Excess ammonium causes toxicity in watermelon and cucumber plants grown in nutrient solution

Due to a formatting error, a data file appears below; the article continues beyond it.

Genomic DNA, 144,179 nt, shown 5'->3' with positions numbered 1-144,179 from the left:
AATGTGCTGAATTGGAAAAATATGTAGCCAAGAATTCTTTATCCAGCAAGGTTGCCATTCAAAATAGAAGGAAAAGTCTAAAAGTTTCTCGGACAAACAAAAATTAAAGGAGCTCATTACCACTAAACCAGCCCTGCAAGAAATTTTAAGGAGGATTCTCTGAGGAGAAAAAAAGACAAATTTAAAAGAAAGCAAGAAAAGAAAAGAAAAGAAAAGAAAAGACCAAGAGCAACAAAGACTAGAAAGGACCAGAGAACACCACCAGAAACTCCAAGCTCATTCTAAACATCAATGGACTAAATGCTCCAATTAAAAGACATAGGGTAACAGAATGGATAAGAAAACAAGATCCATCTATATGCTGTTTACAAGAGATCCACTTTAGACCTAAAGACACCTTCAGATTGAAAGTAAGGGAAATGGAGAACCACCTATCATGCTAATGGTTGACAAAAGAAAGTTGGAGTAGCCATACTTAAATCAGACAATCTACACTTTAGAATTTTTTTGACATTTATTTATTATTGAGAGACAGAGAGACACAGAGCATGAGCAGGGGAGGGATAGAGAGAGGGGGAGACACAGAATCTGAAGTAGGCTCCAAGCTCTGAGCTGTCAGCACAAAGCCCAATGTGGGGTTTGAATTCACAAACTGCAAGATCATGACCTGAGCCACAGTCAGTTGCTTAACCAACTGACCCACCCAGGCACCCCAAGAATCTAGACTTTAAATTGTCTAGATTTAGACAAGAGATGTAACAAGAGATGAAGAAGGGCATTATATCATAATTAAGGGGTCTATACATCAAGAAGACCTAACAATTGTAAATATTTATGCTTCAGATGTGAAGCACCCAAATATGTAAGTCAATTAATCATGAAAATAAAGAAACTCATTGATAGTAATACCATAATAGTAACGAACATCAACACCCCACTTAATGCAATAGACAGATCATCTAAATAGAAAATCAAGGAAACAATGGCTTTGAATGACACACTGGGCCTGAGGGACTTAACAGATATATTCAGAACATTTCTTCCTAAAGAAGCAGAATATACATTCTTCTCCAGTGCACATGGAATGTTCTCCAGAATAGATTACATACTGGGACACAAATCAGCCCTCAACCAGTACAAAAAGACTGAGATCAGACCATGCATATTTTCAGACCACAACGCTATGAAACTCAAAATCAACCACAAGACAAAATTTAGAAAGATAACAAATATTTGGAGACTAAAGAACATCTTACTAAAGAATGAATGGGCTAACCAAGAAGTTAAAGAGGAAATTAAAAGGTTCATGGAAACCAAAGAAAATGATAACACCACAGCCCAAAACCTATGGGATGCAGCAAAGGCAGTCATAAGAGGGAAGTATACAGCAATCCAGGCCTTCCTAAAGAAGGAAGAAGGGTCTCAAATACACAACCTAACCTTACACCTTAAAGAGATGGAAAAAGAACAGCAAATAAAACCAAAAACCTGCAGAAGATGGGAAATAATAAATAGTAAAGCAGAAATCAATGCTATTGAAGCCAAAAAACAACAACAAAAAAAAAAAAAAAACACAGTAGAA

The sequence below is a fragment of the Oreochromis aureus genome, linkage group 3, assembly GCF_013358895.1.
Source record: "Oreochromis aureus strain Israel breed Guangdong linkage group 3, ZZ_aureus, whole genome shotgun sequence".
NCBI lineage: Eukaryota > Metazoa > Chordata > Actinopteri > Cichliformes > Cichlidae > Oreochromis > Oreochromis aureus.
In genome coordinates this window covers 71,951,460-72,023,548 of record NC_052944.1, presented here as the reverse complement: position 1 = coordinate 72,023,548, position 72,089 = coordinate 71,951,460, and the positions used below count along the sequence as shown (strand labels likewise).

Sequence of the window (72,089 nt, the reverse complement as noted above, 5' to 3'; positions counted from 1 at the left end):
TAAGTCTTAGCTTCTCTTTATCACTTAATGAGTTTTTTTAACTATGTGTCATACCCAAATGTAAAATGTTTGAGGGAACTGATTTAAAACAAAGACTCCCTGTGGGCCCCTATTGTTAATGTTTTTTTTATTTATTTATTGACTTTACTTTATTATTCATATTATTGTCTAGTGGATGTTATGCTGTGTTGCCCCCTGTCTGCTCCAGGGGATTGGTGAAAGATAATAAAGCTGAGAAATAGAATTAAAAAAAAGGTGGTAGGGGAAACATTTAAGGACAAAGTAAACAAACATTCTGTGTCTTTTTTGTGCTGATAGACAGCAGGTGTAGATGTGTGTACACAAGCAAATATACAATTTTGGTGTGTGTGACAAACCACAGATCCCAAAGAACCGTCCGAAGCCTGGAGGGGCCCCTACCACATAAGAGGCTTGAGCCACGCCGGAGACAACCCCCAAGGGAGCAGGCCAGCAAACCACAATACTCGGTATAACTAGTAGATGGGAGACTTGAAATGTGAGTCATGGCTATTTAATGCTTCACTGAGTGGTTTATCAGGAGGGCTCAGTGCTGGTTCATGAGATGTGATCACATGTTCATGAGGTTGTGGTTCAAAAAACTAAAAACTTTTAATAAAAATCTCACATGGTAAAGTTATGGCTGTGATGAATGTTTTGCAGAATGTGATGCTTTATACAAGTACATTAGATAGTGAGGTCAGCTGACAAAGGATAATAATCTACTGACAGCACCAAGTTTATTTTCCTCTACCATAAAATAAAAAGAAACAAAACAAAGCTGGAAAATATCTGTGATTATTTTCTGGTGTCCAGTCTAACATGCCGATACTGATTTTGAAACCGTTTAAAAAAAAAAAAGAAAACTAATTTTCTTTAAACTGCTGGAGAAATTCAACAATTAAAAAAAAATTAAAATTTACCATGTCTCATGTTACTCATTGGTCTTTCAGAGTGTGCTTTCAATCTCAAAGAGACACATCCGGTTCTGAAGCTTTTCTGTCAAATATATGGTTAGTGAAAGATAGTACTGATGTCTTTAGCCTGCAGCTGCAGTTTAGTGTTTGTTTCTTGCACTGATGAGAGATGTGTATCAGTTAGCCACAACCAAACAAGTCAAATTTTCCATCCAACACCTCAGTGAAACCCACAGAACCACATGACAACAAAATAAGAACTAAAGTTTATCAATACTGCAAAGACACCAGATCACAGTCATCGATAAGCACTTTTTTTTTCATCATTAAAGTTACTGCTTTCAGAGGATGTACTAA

Excess nitrogen (N) in the form of ammonium (NH4+) in the culture medium can induce ammonium toxicity, causing physiological disturbances in plants and resulting in impaired growth and dry matter production. Thus, the aim of this study is to evaluate the growth and dry matter production of watermelon and cucumber plants grown under different nitrogen concentrations in the ammoniacal form and in nutrient solution. The experiment was carried out at the Department of Plant Science located at the Center for Agricultural Sciences, Federal University of Piauí, during the period from October to November 2017. Two cucurbit species, watermelon and cucumber, were studied separately for each experiment using a completely randomized design, with four replicates and five treatments, corresponding to the following ammonium concentrations: 0.5; 2.2; 4.5; 8.7; and 14.0 mmol L-1 NH4+. Twenty-one days after transplanting the watermelon and cucumber seedlings, the following variables were analyzed: leaf area, leaf chlorophyll index, plant height, stem diameter, root volume, root length, root dry matter, and shoot dry matter. Excess ammonium in the nutrient solution causes toxicity in watermelon and cucumber plants, decreasing plant growth and dry matter production. Symptoms of ammonium toxicity are more evident in the cucumber plant, which presented chlorosis and necrosis followed by plant death after 15 days of cultivation.
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